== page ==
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Lee Krasner

White Squares
c. 1948

Not on view

c. 1948


Enamel and oil on canvas

Overall: 24 1/16 × 30 1/8in. (61.1 × 76.5 cm)

Accession number

Credit line
Whitney Museum of American Art, New York; gift of Mr. and Mrs. B. H. Friedman

Rights and reproductions
© The Pollock-Krasner Foundation/Artists Rights Society (ARS), New York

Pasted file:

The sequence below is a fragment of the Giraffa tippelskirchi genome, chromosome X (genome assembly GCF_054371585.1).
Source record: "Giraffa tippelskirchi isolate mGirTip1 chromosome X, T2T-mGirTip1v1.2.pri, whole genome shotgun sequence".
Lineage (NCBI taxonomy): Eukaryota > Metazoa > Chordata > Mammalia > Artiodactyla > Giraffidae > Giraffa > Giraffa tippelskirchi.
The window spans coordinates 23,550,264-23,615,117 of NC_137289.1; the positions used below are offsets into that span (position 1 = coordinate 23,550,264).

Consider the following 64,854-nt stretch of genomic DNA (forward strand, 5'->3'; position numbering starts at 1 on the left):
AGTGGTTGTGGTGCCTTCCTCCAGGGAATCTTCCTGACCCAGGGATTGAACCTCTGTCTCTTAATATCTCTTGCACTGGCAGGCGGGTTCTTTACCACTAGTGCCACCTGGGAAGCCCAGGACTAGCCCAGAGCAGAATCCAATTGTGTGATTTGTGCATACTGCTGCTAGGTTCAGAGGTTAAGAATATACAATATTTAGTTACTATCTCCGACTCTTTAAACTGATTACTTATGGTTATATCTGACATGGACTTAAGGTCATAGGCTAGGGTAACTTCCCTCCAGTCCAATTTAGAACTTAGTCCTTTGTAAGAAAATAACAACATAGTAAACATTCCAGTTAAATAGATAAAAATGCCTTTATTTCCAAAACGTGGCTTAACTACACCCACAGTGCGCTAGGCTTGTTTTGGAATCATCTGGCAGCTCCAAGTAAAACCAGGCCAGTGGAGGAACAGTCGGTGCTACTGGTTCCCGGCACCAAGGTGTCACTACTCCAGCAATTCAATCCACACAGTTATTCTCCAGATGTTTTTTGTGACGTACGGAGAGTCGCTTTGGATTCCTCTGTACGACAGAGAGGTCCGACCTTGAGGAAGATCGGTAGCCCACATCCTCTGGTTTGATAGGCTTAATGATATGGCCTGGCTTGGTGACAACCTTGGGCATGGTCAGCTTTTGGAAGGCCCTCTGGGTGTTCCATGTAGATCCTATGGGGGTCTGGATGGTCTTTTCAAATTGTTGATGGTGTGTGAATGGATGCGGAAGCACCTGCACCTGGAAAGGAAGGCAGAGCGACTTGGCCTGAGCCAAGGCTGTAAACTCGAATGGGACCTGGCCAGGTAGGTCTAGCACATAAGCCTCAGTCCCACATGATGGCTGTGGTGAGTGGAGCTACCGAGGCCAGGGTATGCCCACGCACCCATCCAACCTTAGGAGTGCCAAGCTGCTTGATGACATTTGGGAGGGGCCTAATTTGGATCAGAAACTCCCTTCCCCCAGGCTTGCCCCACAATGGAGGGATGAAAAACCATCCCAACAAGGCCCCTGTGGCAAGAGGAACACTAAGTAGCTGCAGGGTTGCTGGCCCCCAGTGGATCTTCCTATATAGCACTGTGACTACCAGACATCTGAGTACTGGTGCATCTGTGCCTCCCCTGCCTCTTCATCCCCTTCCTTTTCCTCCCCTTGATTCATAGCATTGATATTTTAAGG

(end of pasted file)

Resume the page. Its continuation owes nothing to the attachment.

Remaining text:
From 1946 to 1949, Lee Krasner made a series of small-scale works she called the Little Image paintings, in which she sought “a merging of the organic with the abstract.” She described some of these paintings, including White Squares, as “hieroglyphic.” Krasner was fascinated by ancient languages. Raised as an Orthodox Jew, she learned to copy (though not to read) Hebrew letters, which fostered a lifelong interest in the abstract character of writing dissociated from meaning, and ultimately led to the marks of her “hieroglyphic” works. White Squares is covered in a dense, white lattice of open squares, with an evenness that recalls a page of text. Yet the traces of yellow, blue, and green visible beneath the black ground give the painting a sense of depth. The concentric rectilinear forms may evoke another of Krasner’s fascinations, foraminifera—spirally arranged marine organisms. Indeed, Krasner had a collection of crystals, shells, and foraminifera, which perhaps explains why the painting was originally titled by a friend (and inscribed on the stretcher) “Passion for Collecting.”